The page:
You don’t typically hear farmers saying they want to attract bugs to their farm, but that’s what a unique conservation project in California’s Sacramento Valley is doing – determining whether cover crops can attract more at-risk native pollinators, like monarch butterflies, in addition to insects that serve as pest control, like ladybugs.
The project came about thanks to a $3-million monarch and pollinator recovery bill (AB 2421) designed to establish habitat restoration projects for important pollinator species facing steep population losses.
The western monarch butterfly population is at the precipice of quasi-extinction, having experienced a 99.5% population drop in the past 20 years, plummeting to fewer than 30,000 butterflies in the winter of 2018-2019 and remaining critically low this winter. The declines are largely a result of habitat loss in central California, in addition to pesticide use and climate change.
In response to the monarch’s dramatic decline, the Western Association of Fish and Wildlife Agencies (WAFWA) has called for 50,000 acres of restored habitat by 2030 – representing an urgent need for California ag leaders to find ways to incorporate native insect habitat into commercial food production.
Rare project seeks to bring orchards alive with insects
To meet the WAFWA restoration target and maximize public conservation dollars, my EDF colleagues and I have been working with a coalition of partners including the National Center for Appropriate Technology (NCAT) and the USDA Agriculture Research Service to establish conservation projects that achieve benefits beyond pollinator habitat restoration – like increasing soil health, enhancing water management and possibly helping control pests.A unique conservation project is documenting how planting native wildflowers in cover crops helps insects and tree nut growers alike.CLICK TO TWEET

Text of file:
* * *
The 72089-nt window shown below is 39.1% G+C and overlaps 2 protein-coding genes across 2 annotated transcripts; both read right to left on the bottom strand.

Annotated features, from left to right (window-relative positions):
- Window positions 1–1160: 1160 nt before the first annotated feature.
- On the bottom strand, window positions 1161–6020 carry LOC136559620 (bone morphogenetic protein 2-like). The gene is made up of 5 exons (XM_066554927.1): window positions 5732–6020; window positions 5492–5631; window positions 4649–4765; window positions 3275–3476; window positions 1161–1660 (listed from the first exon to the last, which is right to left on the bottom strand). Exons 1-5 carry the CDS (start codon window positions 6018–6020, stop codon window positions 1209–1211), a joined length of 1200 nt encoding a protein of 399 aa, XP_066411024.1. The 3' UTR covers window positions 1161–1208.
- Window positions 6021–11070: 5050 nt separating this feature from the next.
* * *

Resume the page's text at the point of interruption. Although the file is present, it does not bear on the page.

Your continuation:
Two farms – Pacific Gold Agriculture and ByPass Farms – have committed to restoring 325 total acres of pecan orchards using a cover crop mix that includes eight native wildflowers. Together, the farms are serving as a demonstration project – aptly named “Orchards Alive” – to see if these multiple benefits can be achieved over the next two-and-a-half year project timeline.
My EDF colleagues and I will be monitoring and evaluating the sites for plant diversity and habitat functionality for the monarch butterfly, while NCAT will be conducting weekly insect monitoring protocols to assess pest pressure on the pecan trees, in addition to tracking the abundance of beneficial insects and native pollinators. Soil microbiome biodiversity will also be monitored to track soil quality and carbon sequestration benefits, allowing for a more holistic evaluation of all potential impacts above and below the orchard floor.
Orchards are ripe for conservation
Pecan orchards have proven to be an ideal environment for planting cover crops since the trees are widely spaced, allowing light to penetrate the orchard floor to support the crops – even on fuller, more mature orchards.
Pecan orchards also do not require a bare dirt floor for harvest, so the cover crops containing wildflowers can be present and thrive during the monarch’s critical migratory and breeding seasons, and attract other native pollinators throughout the growing season.
The Orchards Alive project will help create a model for other orchards seeking to gain multiple benefits from cover crops, offering important lessons learned. Pioneering this approach will help demonstrate how to get thousands of acres of orchards in the Central Valley to proactively expand their operations in a way that benefits the farmers, the land and the beloved monarch.